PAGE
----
Is your baby rocking and rolling all the time now? Guess what that means? If it hasn’t happened already, your baby is getting ready to make one of his or her first big steps forward: rolling over without help.
Rolling over on their own is a major moment, along with lifting their heads. Look for the following signs that your baby is about to roll over:
Keeping his or head up for extended periods
Doing “push ups” during tummy time
Rocking his or her body back and forth
Kicking a leg or flinging an arm out to one side
In many cases, your baby’s first time rolling over will come as a shock —especially to your baby, who didn’t know such a thing was possible until it happened. It can even be an accident. Rest assured, though, once your baby figures it out, rolling over will be a regular feature.
The first time he or she rolls over will be from the back to the tummy, and it will be a while before they can roll back.
Rolling over will change a few things in your parenting. First, babies who are old enough to roll over should not be swaddled. This is because your baby can roll over, but can’t roll back just yet, or get his or her arms free, which creates the potential for suffocation.
This also means you need to be extra careful when you set your baby down on any surface, such as furniture, a changing table, or a sofa. Babies who can roll over can also roll off of things — you should never leave an unattended baby on a raised surface. Always keep a hand on your baby.
Finally, you might also start finding your baby sleeping on his or her tummy, despite your best efforts to put him or down on their back. There’s not much you can do about babies who roll over in their sleep, but you should continue putting them to sleep on their backs. Fortunately, the greatest risk for SIDS has already passed, but it’s better to be vigilant.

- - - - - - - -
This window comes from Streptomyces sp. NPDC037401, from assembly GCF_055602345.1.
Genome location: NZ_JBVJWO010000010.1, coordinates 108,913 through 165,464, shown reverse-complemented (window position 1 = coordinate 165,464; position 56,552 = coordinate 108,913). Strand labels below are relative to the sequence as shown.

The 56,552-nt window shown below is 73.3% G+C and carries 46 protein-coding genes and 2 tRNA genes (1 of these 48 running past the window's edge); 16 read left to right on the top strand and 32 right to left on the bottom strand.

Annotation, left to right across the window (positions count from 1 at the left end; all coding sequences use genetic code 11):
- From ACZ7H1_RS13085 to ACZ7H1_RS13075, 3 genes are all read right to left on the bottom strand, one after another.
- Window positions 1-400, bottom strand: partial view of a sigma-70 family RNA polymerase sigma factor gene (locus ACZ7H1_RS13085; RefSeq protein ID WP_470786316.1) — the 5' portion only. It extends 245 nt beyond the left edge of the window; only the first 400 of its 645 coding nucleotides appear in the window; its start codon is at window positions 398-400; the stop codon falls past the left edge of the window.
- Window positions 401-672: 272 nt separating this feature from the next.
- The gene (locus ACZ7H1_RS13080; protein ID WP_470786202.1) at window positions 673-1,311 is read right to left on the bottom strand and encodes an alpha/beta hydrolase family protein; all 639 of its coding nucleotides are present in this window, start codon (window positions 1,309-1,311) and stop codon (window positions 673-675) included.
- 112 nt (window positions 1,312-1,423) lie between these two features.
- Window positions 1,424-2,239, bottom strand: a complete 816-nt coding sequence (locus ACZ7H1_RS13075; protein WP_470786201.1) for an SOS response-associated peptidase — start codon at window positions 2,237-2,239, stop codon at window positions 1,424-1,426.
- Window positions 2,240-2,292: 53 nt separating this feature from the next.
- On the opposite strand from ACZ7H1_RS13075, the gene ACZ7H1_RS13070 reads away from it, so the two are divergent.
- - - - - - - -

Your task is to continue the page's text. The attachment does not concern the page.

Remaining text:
Babies and pet safety
Speaking of vigilance, here’s a piece of advice: as your baby’s mobility and coordination increase, keep a careful eye on interactions between your baby and your pets. As your baby reaches the 14-week milestone, he or she will be able to reach out for objects and items. Sometimes this can mean a pet’s tail or paw.
Even if this is your second, third, or fourth baby, your pet can react differently to each child. By being cautious during play, you can ensure your little one’s safety. Pet and baby safety tips include:
Taking your pet in for regular check-ups, especially for regular nail trims.
Avoid having your pet around the baby when you have company. Too many new visitors can make your dog jumpy and nervous, which could have unintended consequences.
Refrain from letting your baby and pet be on a couch together. Doing so can cause a dog or cat to feel larger than your baby, which can result in aggression.
With careful supervision, babies and pets can happily co-exist together (and may even become best friends).
If you\’re concerned about regaining your pre-baby body, check out these tips from Bundoo Prenatal Nutritionist, Susan Zogheib.
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